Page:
What if my team member doesn´t want to talk to me?
Just because you want to reach out to someone, it doesn’t mean your support is wanted. If this happens, just let them know you don’t want to intrude on their personal life – only that you want to see if you can provide any support, that you are available if they need you, and provide information to link them to EAP or other support services available.
What if my team member won’t get help or accept the support offered?
Whilst you can encourage someone to get help, direct them to resources and provide practical workplace adjustments, it is always an individual’s choice as to the extent they utilise that support. If a team member does not want to engage in any type of support it can be helpful to let them know that the support is there for them whenever they are ready and ask if it is okay to check in with them in a week or so.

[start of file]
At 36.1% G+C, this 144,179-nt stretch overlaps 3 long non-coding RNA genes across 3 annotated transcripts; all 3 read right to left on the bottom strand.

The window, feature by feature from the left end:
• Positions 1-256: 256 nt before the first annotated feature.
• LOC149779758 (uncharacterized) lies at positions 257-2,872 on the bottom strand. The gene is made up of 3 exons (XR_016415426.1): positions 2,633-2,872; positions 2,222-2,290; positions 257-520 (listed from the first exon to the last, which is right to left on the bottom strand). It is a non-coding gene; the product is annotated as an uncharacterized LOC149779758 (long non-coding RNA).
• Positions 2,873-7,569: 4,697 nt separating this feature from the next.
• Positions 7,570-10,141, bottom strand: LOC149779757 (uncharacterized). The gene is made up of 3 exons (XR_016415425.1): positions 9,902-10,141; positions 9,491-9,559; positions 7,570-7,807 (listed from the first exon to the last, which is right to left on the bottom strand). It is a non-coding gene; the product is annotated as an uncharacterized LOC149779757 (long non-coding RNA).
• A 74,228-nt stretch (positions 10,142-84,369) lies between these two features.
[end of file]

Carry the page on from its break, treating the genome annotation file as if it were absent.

How should I respond if my team member becomes upset?
Talking about mental health conditions can be very distressing. If the person becomes upset or very angry, it is best to acknowledge the emotion as you see it and ask how the person would like to proceed. They may feel embarrassed for getting emotional or just feel completely overwhelmed. For example, they may want to be alone for a while, have a glass of water, or take some deep breaths. Let them know it is okay for them to be upset, to take their time and that you are ready when they are to keep talking.